If delirium is reasonable to achieve, Ishkanah is a good card. Five mana for a 3/5 and three 1/2's, all with reach, is a great deal. That is a lot of bodies and a lot of the ability to block creatures in the sky. The flying spirit tribe got a bunch of crazy cards in this set, and I expect flying to be an important ability in this Standard, so that makes Ishkanah look even better.

Note that the drain ability is not irrelevant as it gives you a way to win without ever having to attack. Not a bad clause on a wall-like creature that makes three other good blockers.

I also think this card has style and flavor. I used to have a Xira Arien "pests"-themed Commander deck. I picked Xira because she had the creature type insect even though I didn't really want red cards. I will probably hunt down a foil Ishkanah and build a Golgari-themed Commander deck. I may have to keep Xira since the combination of Dragonlair Spider and Ishkanah fighting side by side is almost too tempting to pass up...

I think this card will see Standad play in GBx Delirium. It has uniqueness and casual appeal. It's better than $3.

Noose Constrictor

Noose Constrictor

SCG has this uncommon preselling at $0.25---and it has a pretty reasonable chance of being the standout uncommon of the set.

First of all, Wild Mongrel dominated Standard back in the day. Yes, times were different, but Mongrel was crazy-good. And Constrictor is a straight upgrade to everybody's favorite pup because we've now added reach! I've actually had to reread the spoiler like ten times because I'm having a hard time believing this card actually exists!

I think all of the reach cards may be an indicator that the spirit tribe will be a big deal. This bodes well for Constrictor as it does for Ishkanah. I've been playing Noose Constrictor in my Bant Collected Company deck and really enjoying it.

It's pretty cute that it's hard to kill with a Dromoka's Command when you are on the draw against the Sylvan Advocate-into-Command hand. It's also a good target for your own Dromoka's Commands in situations where they might respond to your Command with their own Command.

I see this being a Silkwrap-type card in the short term. There is also a chance this card has Modern applications.

Stitcher's Graft

stitchersgraft

Okay, this is by far my loosest pick of the five, but I think it still has some merits. The card is basically a junk rare, selling for about $0.40 on TCG. So, not really much risk.

The big thing about this card is that it pairs really, really nicely with Stone Haven Outfitter.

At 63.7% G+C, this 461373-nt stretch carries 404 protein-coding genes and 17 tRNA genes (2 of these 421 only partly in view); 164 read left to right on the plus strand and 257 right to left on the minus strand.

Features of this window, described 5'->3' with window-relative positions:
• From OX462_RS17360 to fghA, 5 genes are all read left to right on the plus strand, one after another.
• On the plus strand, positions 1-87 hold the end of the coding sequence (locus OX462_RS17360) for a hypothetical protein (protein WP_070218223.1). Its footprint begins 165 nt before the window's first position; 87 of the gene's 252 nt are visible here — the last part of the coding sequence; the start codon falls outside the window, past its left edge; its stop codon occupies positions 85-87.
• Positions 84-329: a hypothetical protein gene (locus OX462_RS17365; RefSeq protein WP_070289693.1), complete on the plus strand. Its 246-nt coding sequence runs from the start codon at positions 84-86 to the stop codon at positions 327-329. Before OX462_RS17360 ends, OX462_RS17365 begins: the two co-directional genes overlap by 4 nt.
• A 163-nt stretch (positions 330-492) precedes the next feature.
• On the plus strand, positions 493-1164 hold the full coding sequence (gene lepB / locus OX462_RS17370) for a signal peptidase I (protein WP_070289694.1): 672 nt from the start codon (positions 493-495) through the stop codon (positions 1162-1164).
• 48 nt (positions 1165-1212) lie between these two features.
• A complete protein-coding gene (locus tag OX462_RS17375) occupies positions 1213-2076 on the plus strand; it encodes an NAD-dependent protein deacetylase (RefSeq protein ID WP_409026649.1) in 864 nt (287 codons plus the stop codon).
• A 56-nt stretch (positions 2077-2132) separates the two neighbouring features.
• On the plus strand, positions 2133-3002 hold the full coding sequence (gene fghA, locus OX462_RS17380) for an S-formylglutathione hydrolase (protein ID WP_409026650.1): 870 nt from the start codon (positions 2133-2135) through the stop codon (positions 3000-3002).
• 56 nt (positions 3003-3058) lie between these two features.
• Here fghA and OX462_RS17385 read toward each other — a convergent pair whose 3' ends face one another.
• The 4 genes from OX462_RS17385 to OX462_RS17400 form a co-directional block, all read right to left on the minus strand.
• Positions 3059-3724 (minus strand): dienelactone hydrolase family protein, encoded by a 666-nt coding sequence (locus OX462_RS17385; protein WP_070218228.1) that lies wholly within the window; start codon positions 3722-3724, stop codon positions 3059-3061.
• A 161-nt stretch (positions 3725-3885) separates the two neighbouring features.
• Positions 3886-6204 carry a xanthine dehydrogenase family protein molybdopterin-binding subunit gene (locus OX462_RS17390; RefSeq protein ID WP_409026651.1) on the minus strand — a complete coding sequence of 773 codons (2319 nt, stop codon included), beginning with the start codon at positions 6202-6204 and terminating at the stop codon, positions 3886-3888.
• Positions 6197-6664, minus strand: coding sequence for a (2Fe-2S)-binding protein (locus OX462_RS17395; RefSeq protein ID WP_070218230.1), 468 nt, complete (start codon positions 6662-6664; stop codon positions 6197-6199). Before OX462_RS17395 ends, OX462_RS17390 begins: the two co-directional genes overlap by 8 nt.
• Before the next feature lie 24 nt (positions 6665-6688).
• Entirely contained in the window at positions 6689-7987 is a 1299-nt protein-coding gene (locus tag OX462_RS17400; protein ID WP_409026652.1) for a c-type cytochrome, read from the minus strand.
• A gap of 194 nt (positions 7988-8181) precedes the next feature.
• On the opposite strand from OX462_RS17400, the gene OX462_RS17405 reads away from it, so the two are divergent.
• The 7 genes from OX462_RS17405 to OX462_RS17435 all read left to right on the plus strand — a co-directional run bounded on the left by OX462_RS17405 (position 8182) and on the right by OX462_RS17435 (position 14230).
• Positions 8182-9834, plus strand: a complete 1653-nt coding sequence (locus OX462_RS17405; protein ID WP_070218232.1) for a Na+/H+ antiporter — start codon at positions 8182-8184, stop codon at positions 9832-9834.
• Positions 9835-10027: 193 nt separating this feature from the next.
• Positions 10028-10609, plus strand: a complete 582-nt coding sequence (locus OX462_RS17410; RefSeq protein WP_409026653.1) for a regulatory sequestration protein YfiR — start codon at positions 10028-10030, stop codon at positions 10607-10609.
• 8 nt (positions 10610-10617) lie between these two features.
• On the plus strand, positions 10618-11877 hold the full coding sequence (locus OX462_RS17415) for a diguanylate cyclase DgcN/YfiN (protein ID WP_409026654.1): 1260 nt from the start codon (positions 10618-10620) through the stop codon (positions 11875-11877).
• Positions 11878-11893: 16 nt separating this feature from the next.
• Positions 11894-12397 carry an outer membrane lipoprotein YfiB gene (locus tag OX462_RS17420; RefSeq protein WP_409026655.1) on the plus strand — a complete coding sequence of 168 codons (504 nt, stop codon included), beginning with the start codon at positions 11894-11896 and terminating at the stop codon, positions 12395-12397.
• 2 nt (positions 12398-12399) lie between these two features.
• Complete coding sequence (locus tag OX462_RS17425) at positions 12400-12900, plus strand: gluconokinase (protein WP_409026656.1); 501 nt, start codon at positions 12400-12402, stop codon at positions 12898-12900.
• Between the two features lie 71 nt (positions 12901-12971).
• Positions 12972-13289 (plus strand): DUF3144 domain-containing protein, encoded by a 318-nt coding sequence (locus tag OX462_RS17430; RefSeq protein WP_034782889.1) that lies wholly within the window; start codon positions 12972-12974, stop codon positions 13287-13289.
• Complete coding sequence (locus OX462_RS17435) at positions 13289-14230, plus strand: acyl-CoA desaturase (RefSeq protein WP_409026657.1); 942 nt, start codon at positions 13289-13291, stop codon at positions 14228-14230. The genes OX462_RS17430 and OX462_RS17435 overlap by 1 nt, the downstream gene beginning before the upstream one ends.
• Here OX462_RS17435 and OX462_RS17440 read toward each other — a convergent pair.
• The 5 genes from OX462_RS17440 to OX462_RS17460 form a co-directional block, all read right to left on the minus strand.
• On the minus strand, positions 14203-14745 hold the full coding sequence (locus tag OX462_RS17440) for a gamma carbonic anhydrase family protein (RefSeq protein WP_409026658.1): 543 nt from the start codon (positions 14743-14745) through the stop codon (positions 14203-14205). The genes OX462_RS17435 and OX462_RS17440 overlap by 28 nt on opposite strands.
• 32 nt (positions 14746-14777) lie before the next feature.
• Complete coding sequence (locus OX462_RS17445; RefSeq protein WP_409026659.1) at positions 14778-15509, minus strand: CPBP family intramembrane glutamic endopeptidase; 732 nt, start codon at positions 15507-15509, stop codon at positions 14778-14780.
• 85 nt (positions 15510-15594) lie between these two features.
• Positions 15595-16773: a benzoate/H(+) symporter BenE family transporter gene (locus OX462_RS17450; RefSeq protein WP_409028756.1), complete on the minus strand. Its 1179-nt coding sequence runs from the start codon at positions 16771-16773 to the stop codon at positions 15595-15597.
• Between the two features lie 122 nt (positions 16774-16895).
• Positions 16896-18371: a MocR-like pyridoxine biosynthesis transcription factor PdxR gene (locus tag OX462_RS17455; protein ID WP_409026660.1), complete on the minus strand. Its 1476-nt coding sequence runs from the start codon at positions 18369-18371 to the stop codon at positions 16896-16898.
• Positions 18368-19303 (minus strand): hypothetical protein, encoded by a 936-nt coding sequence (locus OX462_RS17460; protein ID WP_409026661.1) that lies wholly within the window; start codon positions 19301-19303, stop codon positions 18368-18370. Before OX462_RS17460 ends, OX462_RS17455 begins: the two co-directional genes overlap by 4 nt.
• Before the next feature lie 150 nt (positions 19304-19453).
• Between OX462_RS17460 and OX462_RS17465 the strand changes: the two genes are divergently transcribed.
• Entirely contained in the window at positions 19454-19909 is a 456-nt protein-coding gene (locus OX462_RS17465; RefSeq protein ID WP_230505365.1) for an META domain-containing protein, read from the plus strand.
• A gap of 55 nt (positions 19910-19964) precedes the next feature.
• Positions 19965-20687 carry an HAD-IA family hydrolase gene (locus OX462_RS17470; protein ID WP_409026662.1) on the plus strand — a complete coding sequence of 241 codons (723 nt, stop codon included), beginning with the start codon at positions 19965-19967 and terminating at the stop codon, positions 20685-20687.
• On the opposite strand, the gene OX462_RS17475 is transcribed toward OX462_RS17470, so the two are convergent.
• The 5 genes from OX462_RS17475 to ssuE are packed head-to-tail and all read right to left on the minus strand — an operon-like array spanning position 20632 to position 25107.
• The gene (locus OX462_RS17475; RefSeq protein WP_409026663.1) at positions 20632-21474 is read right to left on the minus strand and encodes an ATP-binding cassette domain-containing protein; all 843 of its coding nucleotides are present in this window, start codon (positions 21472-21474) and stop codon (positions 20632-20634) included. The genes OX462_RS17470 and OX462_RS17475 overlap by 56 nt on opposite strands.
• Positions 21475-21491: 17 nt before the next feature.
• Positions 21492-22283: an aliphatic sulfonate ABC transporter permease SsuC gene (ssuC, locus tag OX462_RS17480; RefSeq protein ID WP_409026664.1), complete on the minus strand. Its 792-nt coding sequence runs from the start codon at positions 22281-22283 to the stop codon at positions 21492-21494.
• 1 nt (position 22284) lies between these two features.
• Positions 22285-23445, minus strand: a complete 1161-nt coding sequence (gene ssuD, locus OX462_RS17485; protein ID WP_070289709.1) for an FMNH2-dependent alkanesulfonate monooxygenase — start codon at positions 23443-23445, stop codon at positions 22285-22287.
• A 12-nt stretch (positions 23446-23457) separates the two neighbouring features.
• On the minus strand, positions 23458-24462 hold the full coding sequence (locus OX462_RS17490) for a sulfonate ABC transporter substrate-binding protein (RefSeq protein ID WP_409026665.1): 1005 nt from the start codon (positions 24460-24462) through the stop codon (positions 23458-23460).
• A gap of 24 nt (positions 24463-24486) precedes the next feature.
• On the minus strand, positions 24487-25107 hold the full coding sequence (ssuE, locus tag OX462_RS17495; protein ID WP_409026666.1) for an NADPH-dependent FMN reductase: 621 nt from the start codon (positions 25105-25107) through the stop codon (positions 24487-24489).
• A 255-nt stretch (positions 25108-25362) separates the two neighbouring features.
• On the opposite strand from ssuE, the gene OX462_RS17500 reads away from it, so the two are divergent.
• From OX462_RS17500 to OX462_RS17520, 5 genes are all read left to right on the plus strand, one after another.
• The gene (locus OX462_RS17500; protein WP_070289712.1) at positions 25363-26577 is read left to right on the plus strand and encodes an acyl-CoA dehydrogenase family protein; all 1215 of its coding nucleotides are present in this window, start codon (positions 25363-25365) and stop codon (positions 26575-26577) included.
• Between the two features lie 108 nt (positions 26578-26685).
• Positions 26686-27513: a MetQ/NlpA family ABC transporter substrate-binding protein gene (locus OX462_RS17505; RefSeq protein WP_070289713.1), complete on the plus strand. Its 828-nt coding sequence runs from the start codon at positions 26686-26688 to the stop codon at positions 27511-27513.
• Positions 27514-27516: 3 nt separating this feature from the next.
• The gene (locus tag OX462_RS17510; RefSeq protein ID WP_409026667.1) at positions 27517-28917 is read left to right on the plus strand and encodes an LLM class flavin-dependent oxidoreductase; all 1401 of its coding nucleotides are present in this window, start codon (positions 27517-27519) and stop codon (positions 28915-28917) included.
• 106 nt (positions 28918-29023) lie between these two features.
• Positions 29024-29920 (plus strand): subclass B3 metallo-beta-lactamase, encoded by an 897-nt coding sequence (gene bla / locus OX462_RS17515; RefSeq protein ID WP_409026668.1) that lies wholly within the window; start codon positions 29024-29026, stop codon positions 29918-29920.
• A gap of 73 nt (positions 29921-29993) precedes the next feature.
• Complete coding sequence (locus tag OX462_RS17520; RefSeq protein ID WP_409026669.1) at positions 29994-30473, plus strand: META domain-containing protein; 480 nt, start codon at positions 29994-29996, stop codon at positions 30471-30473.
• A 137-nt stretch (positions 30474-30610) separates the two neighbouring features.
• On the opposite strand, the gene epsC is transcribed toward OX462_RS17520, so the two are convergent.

I know this because I've built a lot of Stone Haven Outfitter decks for Standard. I believe Outfitter is the most powerful card in Standard that hasn't found a home yet. I've actually written about the card as a spec target before so it is kind of cool to see the card get a new equipment.

I don't think Stitcher's Graft is going to tear Standard apart right now. But there's a chance that post-rotation (especially if a possibly artifact-heavy Kaladesh brings more toys) a card like Stone Haven could become a real player.

Back to Graft. So, it is pretty sweet that the drawback of having to sacrifice your creatures to move the equipment is negated by drawing a card off Outfitter. You can also circumvent the "no untap" clause by attaching it to a creature with vigilance (like Avacyn) or a creature you intend to block with repeatedly.

One to cast and two to equip is a very cheap rate for +3/+3 if you can negate the drawbacks. It is also a nice way to sacrifice a creature like Hangarback Walker or flip your Archangel Avacyn // Avacyn, the Purifier while protecting another creature from her flip trigger. I also wouldn't mind equipping Nissa's plant tokens with this sucker.

The drawback isn't as big as it appears. First of all, the equipped creature doesn't untap only if it attacked. So, if you tap an equipped Hangarback Walker to put a +1/+1 counter on itself it will still untap as normal.

If you do attack, the creature doesn't untap during your next untap step but it will untap on the following turn. Everybody I've talked to about this card seems to have misread it and thinks the creature stays locked down forever, which isn't true.

You can also use a card like Bounding Krasis to untap a creature tapped down with this equipment. There is a lot you can do with this card just because the rate is so outrageous and the downside is so easily negligible. I think this card is actively great and much better than a bulk rare!

Collective Defiance

collectivedefiance

Last but not least, Collective Defiance.

Red is bad right now. It did get a sorcery-speed Incinerate but generally speaking this format is likely to be about green-white decks and maybe GBx control decks. It is not a good time to be a red mage...

Red right now reminds me of an expansion sports team. It has some nice pieces going for it but there is no way it can compete with Golden State or Cleveland in their prime. Maybe when some of those pieces retire and some of your draft picks mature it'll be your day to shine, Hometown Red Deck.

One of those shiny pieces is likely to be Collective Defiance. All of the modes on the card are fine and the fact you can team up, er, escalate and get more than one mode is pretty sweet.

Red cards are so contextual when it comes to price. Exquisite Firecraft was a $12 card at one point. It all depends on whether the red deck is good and which rares it plays.


So, being that the red deck is likely unplayable right now I think the tag on Defiance is suppressed for the time being. After many of the insane format-defining cards from Origins and Dragons rotate out, assuming red gets some help in Kaladesh, a card like Collective Defiance could easily jump up into the $5+ range as players clamor to reacquire the copies they traded away at fifty cents each.

Focus on the Boring Cards

Well, we didn't get to talk about the flashiest cards in the set---but that isn't really my strategy when it comes to MTG speculation. I'm looking strictly for the cards that have the best price tag-to-"how good it is" ratio. Today we looked at five new Eldritch Moon cards that I believe are likely to maintain or gain value down the road despite presale hype.

Lastly, I'd like to Apollo-gise for the excessive moon bashing at the beginning of the article. Eldritch Moon looks like it might be the first moon in a long time that isn't a total jerk.

"Where shall I drape this wet, primitive Earth Towel?"

-Ignignokt

Enjoy the prerelease and GL!